This is all the honors experiences I've completed. They have shaped my education, career and personal life greatly.



Along with other members of the UC Association of Computing Machinery (ACM) chapter, I helped organize a non-stop, 24-hour campus hackathon on the weekend on February 22-23, 2020. The event, which many students and sponsors attend, encourages innovation through friendly competition, mentoring resources, seminars, free food and swag. As organizers, we were responsible for making sure everything ran smoothly and all our attendees had a great experience. In order to achieve this goal, we used our planning and communication skills to ensure that we had all of our resources accounted for, could respond to any situation, and promote an inclusive and awesome environment. With nearly 300 hackers and many sponsors, including several major ones such as Fifth Third and Kroger, we had to ensure that our event’s amenities and atmosphere was top-notch. Our partnership with Major League Hacking (MLH) helped us ensure that we could provide the best hackathon for all participants. While it was quite a challenge to prepare for and run the vent, especially as a first time organizer, I will definitely come back to organize the tenth occurrence of this hackathon, in Spring 2021.  If you are interested, and want to come next time or become a sponsor, see our website at for more details. 


Study Abroad - Germany

While I am comparatively lucky compared to many other people, it was still quite disappointing for me when the trip was cancelled. Honestly, having to leave my dorm and go back home only added to my worries. But that didn’t mean my experience would abruptly end there. After a tense move home, we were assigned a new project. In collaboration with students in ENSEM, a university in Lorraine, France, we formed teams and worked on a new project about the COVID-19 pandemic. I worked with two UC and two ENSEM students to predict a model for Italy’s COVID-19 numbers using engineering and basic epidemiological principles. Through our times together, we learned more about each other’s culture and perspectives, with discussion of current events, politics, linguistic and educational differences occurring on a regular basis. I choose this image to show the results of our alternative project and teamwork. Although I had missed an opportunity to see another part of the world, I got the chance to analyze and help solve one of our greatest global issues and cooperate with members of and learn more about another culture. I think that makes this experience even greater for my development as a global citizen scholar. 

Domestic Study Tour - Washington, DC

After my spring was interrupted by the coronavirus, I hoped that everything would be alleviated by a couple months, but unfortunately a global pandemic is not so easy to stop. Instead of going to Washington, DC to visit several government agencies and private firms involved in cybersecurity and intelligence gathering, we did a variety of activities from home to explore those organizations and career fields. This included attending the Intelligence Virtual Career Fair to learn more about federal involvement in intelligence and talk to the representatives of several national intelligence agencies, exploring the impact of organizational culture and diversity in the workplace, and researching the DC metropolitan area. I have included an image from a project I did on the last subject, where I looked at jobs and the cost of living in the region. I think that, overall, it was a great experience. A lot of the duties and procedures of working for the national government and in intelligence were demystified for me, and I got to see, well, how ordinary it all is. I also got to learn about interesting sectors I had not heard of before, such as geographical intelligence. I hope to visit the DC area soon and learn more about these paths.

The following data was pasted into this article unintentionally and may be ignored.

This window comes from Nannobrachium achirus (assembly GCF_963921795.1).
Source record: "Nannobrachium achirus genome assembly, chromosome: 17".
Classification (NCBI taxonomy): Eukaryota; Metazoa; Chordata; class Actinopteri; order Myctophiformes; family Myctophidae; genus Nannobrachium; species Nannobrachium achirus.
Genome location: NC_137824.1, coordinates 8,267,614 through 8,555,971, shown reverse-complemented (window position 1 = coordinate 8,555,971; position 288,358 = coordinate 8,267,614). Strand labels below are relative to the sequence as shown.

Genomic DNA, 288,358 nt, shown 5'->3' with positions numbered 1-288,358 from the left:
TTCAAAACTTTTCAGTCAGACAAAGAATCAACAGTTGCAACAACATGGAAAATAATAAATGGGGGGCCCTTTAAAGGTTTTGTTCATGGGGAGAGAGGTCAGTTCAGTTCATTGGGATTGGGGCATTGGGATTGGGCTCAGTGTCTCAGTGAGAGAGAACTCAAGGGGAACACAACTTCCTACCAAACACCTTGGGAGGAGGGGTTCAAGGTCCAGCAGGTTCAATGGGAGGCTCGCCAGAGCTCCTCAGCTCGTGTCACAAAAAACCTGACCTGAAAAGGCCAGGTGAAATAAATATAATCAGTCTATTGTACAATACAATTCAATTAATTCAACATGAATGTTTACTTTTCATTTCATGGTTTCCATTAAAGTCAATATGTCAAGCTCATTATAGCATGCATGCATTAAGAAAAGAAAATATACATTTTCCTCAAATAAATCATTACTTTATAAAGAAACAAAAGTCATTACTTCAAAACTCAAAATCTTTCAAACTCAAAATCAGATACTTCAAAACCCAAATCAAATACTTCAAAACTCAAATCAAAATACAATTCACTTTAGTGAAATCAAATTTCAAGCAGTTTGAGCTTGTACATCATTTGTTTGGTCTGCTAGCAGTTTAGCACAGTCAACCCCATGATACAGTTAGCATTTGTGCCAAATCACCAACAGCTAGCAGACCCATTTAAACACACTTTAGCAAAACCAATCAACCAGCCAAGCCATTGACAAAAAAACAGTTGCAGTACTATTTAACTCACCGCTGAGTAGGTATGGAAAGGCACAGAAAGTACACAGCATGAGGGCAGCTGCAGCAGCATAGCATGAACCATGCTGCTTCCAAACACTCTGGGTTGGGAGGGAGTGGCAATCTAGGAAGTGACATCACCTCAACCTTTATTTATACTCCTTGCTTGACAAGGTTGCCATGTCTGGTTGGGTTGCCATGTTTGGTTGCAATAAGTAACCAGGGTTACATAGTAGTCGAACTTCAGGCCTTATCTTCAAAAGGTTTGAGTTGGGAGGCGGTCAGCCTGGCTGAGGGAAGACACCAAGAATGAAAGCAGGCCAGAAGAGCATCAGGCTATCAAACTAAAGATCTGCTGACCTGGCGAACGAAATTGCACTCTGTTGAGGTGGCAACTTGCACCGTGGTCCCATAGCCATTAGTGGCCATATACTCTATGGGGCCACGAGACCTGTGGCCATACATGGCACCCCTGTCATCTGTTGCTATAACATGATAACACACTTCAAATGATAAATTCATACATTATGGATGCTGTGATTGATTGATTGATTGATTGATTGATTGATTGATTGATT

Honors Seminar - War and Peace in Asia

One of the first classes of my Asian Studies minor, "War and Peace in Asia" was an overview of various conflicts and issues affecting parts of Asia, with each segment covering a different area, such as the war in Afghanistan and the territorial disputes in the South China Sea. of Although the course had a broad scope and was quite open-ended, we were given the resources necessary to dive deeper into each unit and our instructor encouraged us to look at all aspects of the situation. Through a series of in-class discussion, we were given the opportunity to truly talk about and debate our research, ideas and possible solutions with minimal instructor intervention - a format that I really liked and I think helped me develop better knowledge of each situation and exposed me to more solutions. My final paper, which focused on the dispute between the Philippines and China in particular, benefited from these discussion as well as a rigorous in-class process of refinement through drafts and a presentation to other students summarizing the paper in which they could provide their feedback and raise point that might have been missed or ignored. Because of all this, I was able to write a comprehensive overview of the conflict and assess various possible paths including some rather unorthodox solutions.

(Image below from VOA)